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  • Though but faintly pictured in the Vedic hymns, he is there invoked with Ormazd, or Ahuramazda, the god of the sky, and is clearly a divinity of light, the protector of truth and the enemy of error and falsehood.

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  • AGNI, the Hindu God of Fire, second only to Indra in the power and importance attributed to him in Vedic mythology.

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  • His cult survived the metamorphosis of the ancient Vedic nature-worship into modern Hinduism, and there still are in India fire-priests (agnihotri) whose duty is to superintend his worship. The sacred fire-drill for procuring the temple-fire by friction - symbolic of Agni's daily miraculous birth - is still used.

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  • Some were named after exclusively Vedic deities; they formed the basis of the sacrificial calendar of the Brahmins; the old Indian names of the months were derived from them; their existence was pre-supposed in the entire structure of Hindu ritual and science.

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  • Thus the Vedic hymns are reputed to have no human authors.

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  • In Vedic poetry Agni, the fire-god, is footless; and the ancients themselves attributed this lameness to the crooked appearance of flame (Servius on Aen.

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  • 3 It is, however, best to restrict the term "consecration" to cases where the spirit falls on a person, not automatically or unexpectedly, but by invitation, in response to prayer, through layingon of hands and greasing, after a formal fast, continence, ritual 2 "Vedic Mythology," by A.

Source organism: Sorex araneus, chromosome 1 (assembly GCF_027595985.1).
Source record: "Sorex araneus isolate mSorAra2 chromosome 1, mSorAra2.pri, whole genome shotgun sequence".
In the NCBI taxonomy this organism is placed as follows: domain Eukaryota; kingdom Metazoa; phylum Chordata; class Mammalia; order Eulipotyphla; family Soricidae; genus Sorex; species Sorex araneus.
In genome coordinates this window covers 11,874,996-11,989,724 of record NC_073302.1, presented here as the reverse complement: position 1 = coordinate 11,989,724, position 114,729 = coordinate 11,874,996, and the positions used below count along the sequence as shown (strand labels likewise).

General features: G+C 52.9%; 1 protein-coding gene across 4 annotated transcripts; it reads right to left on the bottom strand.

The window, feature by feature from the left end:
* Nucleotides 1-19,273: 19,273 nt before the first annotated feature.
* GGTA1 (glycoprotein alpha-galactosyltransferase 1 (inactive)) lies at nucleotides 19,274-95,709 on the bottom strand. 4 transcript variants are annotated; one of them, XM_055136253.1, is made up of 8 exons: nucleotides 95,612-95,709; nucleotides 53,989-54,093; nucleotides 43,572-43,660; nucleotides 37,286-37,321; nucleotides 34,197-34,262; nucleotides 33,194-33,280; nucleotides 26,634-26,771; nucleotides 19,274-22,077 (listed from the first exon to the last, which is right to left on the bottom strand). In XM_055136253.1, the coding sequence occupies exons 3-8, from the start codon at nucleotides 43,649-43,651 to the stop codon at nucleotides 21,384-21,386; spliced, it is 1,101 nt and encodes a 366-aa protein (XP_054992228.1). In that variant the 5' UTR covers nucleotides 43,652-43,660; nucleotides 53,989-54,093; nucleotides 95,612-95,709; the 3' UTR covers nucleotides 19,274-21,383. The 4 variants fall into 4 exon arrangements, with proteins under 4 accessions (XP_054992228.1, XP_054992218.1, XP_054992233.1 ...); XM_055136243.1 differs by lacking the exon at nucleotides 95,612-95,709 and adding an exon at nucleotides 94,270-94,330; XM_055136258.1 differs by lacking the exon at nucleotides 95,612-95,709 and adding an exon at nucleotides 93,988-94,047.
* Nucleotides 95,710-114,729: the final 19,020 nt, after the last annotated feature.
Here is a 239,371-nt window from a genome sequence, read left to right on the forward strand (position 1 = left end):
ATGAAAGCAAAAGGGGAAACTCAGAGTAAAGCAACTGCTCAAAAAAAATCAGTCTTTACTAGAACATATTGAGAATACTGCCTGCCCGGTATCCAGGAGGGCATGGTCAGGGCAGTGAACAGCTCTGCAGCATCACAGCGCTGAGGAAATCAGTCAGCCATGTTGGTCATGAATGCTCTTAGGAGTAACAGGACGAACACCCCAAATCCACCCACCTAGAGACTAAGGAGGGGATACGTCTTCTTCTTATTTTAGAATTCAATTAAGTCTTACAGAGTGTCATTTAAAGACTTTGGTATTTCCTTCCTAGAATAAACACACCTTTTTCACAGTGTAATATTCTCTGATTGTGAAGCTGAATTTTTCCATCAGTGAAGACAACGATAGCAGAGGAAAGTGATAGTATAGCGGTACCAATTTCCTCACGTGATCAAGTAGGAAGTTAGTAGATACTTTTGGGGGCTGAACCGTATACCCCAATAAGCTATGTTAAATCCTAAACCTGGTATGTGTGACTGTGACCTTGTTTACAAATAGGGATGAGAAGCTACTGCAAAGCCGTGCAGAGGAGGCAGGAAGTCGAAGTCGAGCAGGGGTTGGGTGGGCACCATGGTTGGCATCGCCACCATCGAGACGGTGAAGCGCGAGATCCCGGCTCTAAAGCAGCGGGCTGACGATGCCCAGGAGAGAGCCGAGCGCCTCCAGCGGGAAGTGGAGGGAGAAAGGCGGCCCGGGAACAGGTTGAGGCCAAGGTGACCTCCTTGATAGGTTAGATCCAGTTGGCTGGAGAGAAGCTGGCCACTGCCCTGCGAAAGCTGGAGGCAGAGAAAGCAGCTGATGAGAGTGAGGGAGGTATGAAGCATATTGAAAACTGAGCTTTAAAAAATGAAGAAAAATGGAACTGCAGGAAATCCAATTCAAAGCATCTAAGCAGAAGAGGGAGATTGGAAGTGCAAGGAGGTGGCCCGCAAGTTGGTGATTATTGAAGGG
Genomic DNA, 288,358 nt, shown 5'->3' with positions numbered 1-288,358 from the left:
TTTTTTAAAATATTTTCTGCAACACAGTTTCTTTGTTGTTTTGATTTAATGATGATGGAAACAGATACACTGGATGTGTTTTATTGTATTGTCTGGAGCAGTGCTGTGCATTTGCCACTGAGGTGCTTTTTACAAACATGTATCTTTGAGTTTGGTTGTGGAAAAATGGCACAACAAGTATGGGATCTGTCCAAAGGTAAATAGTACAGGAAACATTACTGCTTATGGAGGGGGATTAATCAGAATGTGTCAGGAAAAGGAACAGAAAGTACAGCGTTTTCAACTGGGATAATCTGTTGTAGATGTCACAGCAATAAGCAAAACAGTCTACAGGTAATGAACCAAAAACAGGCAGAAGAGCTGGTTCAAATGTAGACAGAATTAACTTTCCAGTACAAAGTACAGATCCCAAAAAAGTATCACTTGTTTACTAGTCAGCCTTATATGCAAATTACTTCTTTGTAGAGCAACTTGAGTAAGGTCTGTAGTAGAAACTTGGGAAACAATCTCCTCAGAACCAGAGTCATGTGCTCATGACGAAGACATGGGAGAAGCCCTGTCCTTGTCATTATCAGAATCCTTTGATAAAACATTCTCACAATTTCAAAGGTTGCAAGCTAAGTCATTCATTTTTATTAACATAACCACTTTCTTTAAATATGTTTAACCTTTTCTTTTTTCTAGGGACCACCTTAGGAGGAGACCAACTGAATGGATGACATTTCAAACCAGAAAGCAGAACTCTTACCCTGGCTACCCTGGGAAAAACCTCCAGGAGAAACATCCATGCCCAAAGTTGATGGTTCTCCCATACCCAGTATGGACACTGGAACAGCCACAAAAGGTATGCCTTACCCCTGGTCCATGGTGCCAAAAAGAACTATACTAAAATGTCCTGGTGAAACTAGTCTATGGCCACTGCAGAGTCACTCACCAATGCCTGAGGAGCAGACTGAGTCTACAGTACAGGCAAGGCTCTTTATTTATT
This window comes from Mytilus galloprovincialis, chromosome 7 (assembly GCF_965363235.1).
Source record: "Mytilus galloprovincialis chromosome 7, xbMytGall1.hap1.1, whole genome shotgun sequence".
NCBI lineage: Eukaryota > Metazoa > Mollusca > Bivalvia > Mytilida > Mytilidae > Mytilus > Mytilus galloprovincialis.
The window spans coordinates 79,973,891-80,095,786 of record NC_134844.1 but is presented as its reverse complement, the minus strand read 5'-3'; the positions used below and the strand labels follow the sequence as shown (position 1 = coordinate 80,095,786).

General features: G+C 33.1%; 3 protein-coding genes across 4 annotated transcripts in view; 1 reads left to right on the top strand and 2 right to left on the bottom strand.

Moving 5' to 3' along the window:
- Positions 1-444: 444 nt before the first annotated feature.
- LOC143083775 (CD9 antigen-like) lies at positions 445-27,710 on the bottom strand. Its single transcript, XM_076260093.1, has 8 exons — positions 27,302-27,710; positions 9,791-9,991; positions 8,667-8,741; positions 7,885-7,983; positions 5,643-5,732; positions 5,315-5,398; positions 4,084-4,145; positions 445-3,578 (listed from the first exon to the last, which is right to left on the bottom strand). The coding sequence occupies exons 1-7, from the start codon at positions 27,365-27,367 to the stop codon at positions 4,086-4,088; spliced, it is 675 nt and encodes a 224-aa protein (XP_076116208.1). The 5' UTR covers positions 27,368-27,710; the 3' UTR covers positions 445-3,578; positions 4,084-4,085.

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  • Soma is the Indian Bacchus, and one of the most important of the Vedic gods.

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  • of his Original Sanskrit Texts (2nd ed., 1868); it was on the origin of caste, an inquiry intended to show that it did not exist in the Vedic age.

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  • (1st ed., 1861; 2nd, 1868) was on the Vedas, a full inquiry as to the ideas of their origin, authority and inspiration held both by the Vedic and later Indian writers.

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  • (1st ed., 1863; 2nd, 1873) was a comparison of the Vedic with the later representations of the principal Indian deities, an exhibition of the process by which three gods hardly known to the Vedic hymns became the deities of the former Hindu Trimurti.

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  • (1870) was on the Vedic mythology.

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  • The whole pantheon of the Vedic gods, with the ceremonies and the sacrifices associated with them, passed indeed away.

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  • We only know that the Vedic religion had been at work long before the rise of Buddhism in the 6th century B.

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  • The society's theory of universal brotherhood was, however, of far wider scope, being based upon a mystical conception of "the One Life" - an idea derived from and common to various forms of Eastern thought, Vedic and Buddhist.